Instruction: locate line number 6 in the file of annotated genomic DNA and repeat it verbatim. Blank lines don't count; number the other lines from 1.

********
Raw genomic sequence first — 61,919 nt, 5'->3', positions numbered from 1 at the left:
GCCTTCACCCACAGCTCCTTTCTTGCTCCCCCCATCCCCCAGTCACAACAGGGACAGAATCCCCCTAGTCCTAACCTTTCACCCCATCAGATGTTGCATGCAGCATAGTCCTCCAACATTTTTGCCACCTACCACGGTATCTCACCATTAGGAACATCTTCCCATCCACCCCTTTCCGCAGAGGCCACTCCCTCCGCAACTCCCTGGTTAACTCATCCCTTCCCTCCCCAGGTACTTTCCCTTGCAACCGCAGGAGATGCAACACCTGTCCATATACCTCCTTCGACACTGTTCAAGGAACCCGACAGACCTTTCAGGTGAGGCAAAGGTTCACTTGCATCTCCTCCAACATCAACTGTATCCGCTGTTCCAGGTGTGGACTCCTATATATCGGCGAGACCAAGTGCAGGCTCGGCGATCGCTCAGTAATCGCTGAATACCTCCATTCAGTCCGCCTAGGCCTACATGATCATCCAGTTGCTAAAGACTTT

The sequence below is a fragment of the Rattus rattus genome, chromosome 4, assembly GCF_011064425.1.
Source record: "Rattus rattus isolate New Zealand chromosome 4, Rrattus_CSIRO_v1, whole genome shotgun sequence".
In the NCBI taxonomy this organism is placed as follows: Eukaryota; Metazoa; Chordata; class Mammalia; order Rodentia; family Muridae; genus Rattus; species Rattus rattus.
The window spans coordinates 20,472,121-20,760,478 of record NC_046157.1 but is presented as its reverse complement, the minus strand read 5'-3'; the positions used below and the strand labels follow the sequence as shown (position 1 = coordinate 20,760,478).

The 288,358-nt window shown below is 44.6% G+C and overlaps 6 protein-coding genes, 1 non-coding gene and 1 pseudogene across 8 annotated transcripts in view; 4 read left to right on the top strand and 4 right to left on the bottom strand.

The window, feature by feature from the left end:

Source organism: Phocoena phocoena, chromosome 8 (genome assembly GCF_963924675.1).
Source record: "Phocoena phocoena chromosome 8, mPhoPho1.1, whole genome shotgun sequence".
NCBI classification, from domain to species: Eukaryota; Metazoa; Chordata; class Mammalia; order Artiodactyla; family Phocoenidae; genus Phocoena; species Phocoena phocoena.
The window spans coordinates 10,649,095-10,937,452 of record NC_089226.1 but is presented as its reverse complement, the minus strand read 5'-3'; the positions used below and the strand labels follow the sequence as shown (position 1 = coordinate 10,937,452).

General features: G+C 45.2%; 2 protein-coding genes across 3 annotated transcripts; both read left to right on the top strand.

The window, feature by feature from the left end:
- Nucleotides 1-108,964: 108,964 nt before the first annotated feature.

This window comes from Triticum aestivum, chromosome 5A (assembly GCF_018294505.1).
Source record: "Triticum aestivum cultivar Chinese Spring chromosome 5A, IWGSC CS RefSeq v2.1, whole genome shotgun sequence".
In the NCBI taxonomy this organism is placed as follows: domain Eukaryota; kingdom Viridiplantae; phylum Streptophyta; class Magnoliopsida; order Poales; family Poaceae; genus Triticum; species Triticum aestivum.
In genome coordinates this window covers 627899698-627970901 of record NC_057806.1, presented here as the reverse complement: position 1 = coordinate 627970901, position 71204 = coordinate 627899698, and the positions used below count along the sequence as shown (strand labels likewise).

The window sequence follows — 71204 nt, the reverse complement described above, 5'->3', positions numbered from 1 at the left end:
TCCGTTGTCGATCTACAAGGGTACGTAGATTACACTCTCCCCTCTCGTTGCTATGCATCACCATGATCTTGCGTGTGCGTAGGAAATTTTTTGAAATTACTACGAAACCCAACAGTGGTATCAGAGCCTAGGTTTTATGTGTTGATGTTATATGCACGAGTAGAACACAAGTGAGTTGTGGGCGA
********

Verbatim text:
The window spans coordinates 20,472,121-20,760,478 of record NC_046157.1 but is presented as its reverse complement, the minus strand read 5'-3'; the positions used below and the strand labels follow the sequence as shown (position 1 = coordinate 20,760,478).